A Plymouth-based group is campaigning for an end to mobile phone cameras in nurseries - or their "better control and management". It all depends on your point of view. The campaign was started by Devon mother Cheryl Higgs, whose children attended Little Ted’s, the nursery which is now the focus of a police investigation into …
As usual, this won't actually protect anybody - it will simply inconvenience the law-abiding nursery staff/visitors/etc. who have no malicious intent at all. It is ALREADY ILLEGAL to take and distribute indecent photos of children. Making new laws doesn't make it any MORE illegal. The paedophiles and their associates (the small number that actually exist, let's be clear) will not be deterred any more by this proposed new law than any other...
... does banning camera phones safeguard children exactly?
Enquiring minds want to know.
Can't we just ban paedophiles instead?
I can't see the point.
If there are people employed in childcare who are prepared to take indecent photographs of children, I don't think they would worry at all over breaking a rule banning camera phones at work.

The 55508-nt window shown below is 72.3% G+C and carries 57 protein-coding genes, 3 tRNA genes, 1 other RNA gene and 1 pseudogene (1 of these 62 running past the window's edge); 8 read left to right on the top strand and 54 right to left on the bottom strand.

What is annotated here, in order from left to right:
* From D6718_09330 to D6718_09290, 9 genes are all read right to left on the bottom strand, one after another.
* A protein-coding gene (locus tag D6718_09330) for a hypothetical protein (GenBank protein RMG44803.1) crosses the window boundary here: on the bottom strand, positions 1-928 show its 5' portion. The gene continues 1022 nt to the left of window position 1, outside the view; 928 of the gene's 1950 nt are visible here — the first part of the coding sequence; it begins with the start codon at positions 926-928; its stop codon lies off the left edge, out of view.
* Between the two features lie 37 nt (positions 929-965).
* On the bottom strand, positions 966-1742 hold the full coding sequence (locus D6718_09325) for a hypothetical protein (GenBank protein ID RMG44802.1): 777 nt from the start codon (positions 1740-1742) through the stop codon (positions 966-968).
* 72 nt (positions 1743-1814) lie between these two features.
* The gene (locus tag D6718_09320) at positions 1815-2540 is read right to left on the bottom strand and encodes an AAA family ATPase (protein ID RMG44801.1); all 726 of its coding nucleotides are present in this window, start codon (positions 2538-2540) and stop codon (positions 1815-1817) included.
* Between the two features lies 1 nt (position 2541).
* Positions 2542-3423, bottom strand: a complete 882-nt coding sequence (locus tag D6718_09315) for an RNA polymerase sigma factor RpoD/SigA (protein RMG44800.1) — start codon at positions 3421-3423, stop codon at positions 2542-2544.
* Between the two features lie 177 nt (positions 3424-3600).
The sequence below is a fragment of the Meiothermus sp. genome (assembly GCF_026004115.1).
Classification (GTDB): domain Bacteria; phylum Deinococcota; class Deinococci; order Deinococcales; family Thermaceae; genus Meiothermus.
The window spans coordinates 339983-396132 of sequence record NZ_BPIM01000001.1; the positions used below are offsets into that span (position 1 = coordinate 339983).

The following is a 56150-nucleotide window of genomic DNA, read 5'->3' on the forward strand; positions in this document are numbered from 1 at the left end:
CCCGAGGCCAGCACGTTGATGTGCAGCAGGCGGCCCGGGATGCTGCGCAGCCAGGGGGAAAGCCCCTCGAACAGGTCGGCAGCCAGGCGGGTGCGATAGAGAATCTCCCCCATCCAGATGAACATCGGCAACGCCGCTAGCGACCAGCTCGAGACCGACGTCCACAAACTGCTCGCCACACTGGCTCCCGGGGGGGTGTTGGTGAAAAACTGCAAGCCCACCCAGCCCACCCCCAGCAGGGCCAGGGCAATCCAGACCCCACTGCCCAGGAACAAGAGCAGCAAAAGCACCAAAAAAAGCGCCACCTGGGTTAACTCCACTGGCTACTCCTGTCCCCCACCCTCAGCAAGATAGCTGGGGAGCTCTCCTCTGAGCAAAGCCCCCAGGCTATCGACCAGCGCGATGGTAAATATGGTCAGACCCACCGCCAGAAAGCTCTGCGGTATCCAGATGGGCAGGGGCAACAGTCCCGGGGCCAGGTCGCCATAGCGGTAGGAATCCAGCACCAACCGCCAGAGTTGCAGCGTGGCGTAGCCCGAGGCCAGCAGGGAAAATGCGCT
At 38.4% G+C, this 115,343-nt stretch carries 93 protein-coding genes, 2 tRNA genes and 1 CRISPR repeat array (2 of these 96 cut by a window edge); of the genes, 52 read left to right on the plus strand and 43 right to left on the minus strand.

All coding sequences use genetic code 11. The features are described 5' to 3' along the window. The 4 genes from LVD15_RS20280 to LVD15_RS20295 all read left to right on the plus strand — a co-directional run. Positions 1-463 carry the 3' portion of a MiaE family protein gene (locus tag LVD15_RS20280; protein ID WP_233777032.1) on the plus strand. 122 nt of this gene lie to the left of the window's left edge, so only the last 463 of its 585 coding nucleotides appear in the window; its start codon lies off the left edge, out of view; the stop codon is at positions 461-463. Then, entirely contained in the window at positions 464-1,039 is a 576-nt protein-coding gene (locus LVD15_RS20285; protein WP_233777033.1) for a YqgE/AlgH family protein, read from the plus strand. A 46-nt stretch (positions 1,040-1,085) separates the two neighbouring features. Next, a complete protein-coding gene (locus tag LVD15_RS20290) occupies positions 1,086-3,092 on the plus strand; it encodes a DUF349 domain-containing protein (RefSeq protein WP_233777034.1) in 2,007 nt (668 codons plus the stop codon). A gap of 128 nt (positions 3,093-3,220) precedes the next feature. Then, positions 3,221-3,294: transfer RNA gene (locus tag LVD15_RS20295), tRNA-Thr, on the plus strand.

It is rather worrying to think that anyone employed in childcare is in contact with one or more paedophiles.
Oh Come On!
Bloody stupid if you ask me.
What makes that woman think that a law against having cameraphones in a childcare setting is going to make any difference? Isn't it already illegal to fiddle with children or takes indecent photos of them? So if one law won't stop them, why would another?
Unless of course they start putting metal detectors in all nurseries and schools, similar to some US schools, which if course works wonderfully......
They should be careful with kneejerk reactions like that, could have someones eye out. ooh quick ban kneejerk reactions, they are an obvious danger to public health.
Hard Cases make Bad Law
A cliche, but as true here as anywhere.... My sympathy does not extend to agreement.
I must be out of touch
Surely the best way to ensure that your kids are safe is to actually bother to look after them yourself? Just a thought.
Get a grip, grow up and fuck off.
These idiots are ruining my Friday; why do I read this stuff?
so when something happens and a camera might be useful, like a kid gets bitten by a spider and they person takes a picture of said arachnid so that a correct antivenom can be chosen - there are no cameras to hand.